CANNES, France, Nov. 2 (Xinhua) -- The atmosphere in Cannes is heating up early on Wednesday as eurozone leaders started emergency meetings over the Greek debt issue on the eve of the 2011 G20 Summit.
Around 6:00 p.m. local time, French President Nicolas Sarkozy received here German Chancellor Angela Merkel, European Council President Herman Van Rompuy, European Commission President Jose Manuel Barroso, President of the eurogroup Jean-Claude Juncker and Christine Lagarde, Managing Director of the International Monetary Fund (IMF) for the first meeting about Greece and the eurozone debt crisis.
This meeting and a later one following Sarkozy's working dinner with Chinese President Hu Jintao are unexpected arrangements to respond to Greek announcement of a referendum on European bailout plan to keep the country from default.
Greek Prime Minister George Papandreou took a sudden decision to consult the mass' opinion before implementing more austerity measures as requested by France-German led eurozone bloc on Oct. 31.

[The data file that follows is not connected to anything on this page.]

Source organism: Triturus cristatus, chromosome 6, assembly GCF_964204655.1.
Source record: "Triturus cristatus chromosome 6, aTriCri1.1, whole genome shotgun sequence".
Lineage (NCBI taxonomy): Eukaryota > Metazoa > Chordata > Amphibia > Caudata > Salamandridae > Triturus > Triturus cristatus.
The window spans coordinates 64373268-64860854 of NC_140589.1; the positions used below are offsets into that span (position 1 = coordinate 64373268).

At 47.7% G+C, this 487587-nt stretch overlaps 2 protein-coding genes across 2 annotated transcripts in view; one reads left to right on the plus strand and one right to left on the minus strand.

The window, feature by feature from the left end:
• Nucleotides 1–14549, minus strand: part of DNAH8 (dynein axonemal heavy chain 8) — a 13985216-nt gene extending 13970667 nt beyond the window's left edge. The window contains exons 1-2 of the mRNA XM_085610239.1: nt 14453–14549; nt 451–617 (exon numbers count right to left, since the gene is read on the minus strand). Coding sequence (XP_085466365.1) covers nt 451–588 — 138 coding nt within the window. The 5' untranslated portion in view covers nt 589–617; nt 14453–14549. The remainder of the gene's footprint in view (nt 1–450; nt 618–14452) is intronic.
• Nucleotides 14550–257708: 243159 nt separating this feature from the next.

This move hit "all Europe" in surprise, Sarkozy said in one of the three statements in a row on Tuesday, announcing emergency meetings with eurozone leaders, foreign lenders of Greek debt and Greek prime minister as well as Greek Finance Minister Evangelos Venizelos, who is reportedly also shocked by the referendum announcement.
The second meeting gathering Mekerl, European institution delegates, the IMF and Greek leader is to take place around 9:00 p.m. local time. Papandreou is said to explain his reasons to leading helpers.
European market generally plunged on Tuesday. However, the market gained ground on Wednesday before the Greek debt meetings with Germany's Dax index ended up 2.25 percent and Britain's FTSE 100 added 1.15 percent.
France's Cac 40 grew up 1.38 percent higher at the close after a day in which it rose and fell 2 percent.
However, the investors keeping close eye on what can result from the pre-G20 meetings are still wary.
According to summit organizer, the French presidency has established partnerships with private sector to reduce the cost of the Summit.
Some 12,000 policemen and gendarmes and 1,500 firefighters are deployed during the G20 Summit.
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